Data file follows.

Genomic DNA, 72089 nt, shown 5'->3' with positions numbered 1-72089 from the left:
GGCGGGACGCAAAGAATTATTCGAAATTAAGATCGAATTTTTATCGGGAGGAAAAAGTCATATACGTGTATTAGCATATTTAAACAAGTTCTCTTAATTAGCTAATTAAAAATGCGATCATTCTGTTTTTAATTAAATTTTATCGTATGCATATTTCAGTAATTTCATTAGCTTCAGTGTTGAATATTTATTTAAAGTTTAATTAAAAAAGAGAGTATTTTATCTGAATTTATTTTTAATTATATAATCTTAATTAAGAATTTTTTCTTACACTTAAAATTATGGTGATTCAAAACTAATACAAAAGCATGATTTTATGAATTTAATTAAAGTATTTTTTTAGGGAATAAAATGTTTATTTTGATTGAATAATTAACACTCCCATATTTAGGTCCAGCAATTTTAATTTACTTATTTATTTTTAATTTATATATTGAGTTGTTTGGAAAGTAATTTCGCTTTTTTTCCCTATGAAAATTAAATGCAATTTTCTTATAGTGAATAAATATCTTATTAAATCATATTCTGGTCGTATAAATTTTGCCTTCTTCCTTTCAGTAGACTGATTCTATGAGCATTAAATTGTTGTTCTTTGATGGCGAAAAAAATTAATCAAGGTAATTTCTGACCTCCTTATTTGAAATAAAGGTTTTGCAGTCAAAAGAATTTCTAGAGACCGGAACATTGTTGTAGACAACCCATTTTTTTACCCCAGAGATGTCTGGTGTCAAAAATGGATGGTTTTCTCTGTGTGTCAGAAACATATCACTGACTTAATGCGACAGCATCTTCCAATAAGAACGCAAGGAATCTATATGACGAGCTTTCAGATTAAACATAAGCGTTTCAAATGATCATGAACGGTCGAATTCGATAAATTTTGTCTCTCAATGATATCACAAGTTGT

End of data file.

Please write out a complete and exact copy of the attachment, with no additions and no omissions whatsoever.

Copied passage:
Genomic DNA, 72089 nt, shown 5'->3' with positions numbered 1-72089 from the left:
GGCGGGACGCAAAGAATTATTCGAAATTAAGATCGAATTTTTATCGGGAGGAAAAAGTCATATACGTGTATTAGCATATTTAAACAAGTTCTCTTAATTAGCTAATTAAAAATGCGATCATTCTGTTTTTAATTAAATTTTATCGTATGCATATTTCAGTAATTTCATTAGCTTCAGTGTTGAATATTTATTTAAAGTTTAATTAAAAAAGAGAGTATTTTATCTGAATTTATTTTTAATTATATAATCTTAATTAAGAATTTTTTCTTACACTTAAAATTATGGTGATTCAAAACTAATACAAAAGCATGATTTTATGAATTTAATTAAAGTATTTTTTTAGGGAATAAAATGTTTATTTTGATTGAATAATTAACACTCCCATATTTAGGTCCAGCAATTTTAATTTACTTATTTATTTTTAATTTATATATTGAGTTGTTTGGAAAGTAATTTCGCTTTTTTTCCCTATGAAAATTAAATGCAATTTTCTTATAGTGAATAAATATCTTATTAAATCATATTCTGGTCGTATAAATTTTGCCTTCTTCCTTTCAGTAGACTGATTCTATGAGCATTAAATTGTTGTTCTTTGATGGCGAAAAAAATTAATCAAGGTAATTTCTGACCTCCTTATTTGAAATAAAGGTTTTGCAGTCAAAAGAATTTCTAGAGACCGGAACATTGTTGTAGACAACCCATTTTTTTACCCCAGAGATGTCTGGTGTCAAAAATGGATGGTTTTCTCTGTGTGTCAGAAACATATCACTGACTTAATGCGACAGCATCTTCCAATAAGAACGCAAGGAATCTATATGACGAGCTTTCAGATTAAACATAAGCGTTTCAAATGATCATGAACGGTCGAATTCGATAAATTTTGTCTCTCAATGATATCACAAGTTGT